Duke University : Global Education for Undergraduates

Petitioning a Non-Approved Program

When the Duke-administered and Duke-approved programs do not meet a student's particular academic needs, that student can then petition for approval of a non-approved program. This approval is granted by the Faculty Committee on Global Education and is a one-time approval of one particular program for one particular student. After the student returns to Duke from the program, his/her work must be evaluated by the relevant Directors of Undergraduate Studies (DUS). If these evaluations are positive, the program can then be petitioned by other students in the future. After a minimum of two petitions in two different semesters or years, a program may be placed on the approved list if all student and faculty feedback is deemed positive.

Procedures for Filing a Petition

In order to petition a program, a student must meet with an advisor in the Global Education Office for Undergraduates. Please consult the Advising page for information on scheduling an advising appointment. The advisor will determine from the information the student presents if the program meets minimum requirements for transfer credit at Duke. The advisor and student discuss the merits of the petition program, as well as the student's academic rationale for requesting the program. If basic criteria are met, the student 's petition application is unlocked and the student will have access to follow up materials which must be completed before the deadline provided. Please consult the Global Education Office for petition deadlines (they are listed on the online application brochure for "Petition").

An overview of the petition process and requirements can be found here.

Completed petitions are submitted by the Global Education Office to the Faculty  Global Education Committee at their monthly meetings. The Committee makes all decisions on petition submissions.

The Global Education Office will not accept partial petitions from students, and careful attention should be paid to ensure that all items with the appropriate signatures are submitted. In addition, students will not be allowed to continue the online petition application without having had an advising session.

These procedures are in place for  summer, semester and academic year programs.

Returning from a Petitioned Study Abroad Program

Upon return to Duke from a petitioned study abroad program, a student is required to submit all course materials from the program (syllabi, reading lists, papers, tests, and exams) to the DUS's who originally approved each course. This work, accompanied by a memo from the Director of the Global Education Office, serves as an evaluation tool to determine if participation on the program should be allowed for future Duke students. Each DUS is asked to make this determination based on the documentation provided by the returning student.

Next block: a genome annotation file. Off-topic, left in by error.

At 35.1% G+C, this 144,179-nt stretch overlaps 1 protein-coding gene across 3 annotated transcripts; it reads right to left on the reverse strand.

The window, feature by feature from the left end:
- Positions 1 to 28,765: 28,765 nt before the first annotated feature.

After a program has received positive evaluations in two different semesters or summer terms, it may be considered for addition to the Duke Approved Program List. Petitioned programs are reviewed annually to determine their eligibility for the list.

Petitioning Programs Formerly on the Approved List

If an approved program has not been attended by a Duke student for a period of five years, it may be removed from the active approved list. The removed program will be placed on a list of previously approved programs, which is made available to the Duke community via the Global Education Office website. If a student wishes to attend a removed program, s/he must petition the program as normal, but the program may be reconsidered for addition to the approved list after only one successful petition and follow up evaluation process.

Last revised: 11 September 2013

    • Barcelona Stained Glass
    • Barcelona Stained Glass

    • Postcard from Abroad
    • Postcard from Abroad
    • Dear Global Education Office:

       

      Madagascar was the most incredible experience of my life. I saw things I had never seen before and I saw familiar things from new perspectives. I learned so much about the world and my place within it. After Madagascar, I am more determined than ever to dedicate time to volunteering abroad.


      Our classroom was on a beach. Outside the window, whales were jumping in the Indian ocean. We went camping, hiking, swimming, snorkling, and caving. We visited beautiful rainforests and climbed the second highest peak in the country.


      But the most wonderful part of the experience was the people. The Malagasy are the some of the most warm, welcoming, happy people I have ever known. In the photo above, I am holding a baby girl that was born only hours before. I had helped deliver her when I was staying in an isolated, rural village for a week. The mother, shown in the wool hat next to me, was sixteen. And in Tandroy culture, a woman cannot make a sound during childbirth. She did not cry out once. It was incredible. She gave birth right there in her small hut, with only me, her mother, and her grandmother in the room. There was no doctor and no medications. She did it all by herself.

       

      -Laura Saucier

    • Students in Palo Verde
    • Students in Palo Verde

  • Goreme Open Air Museum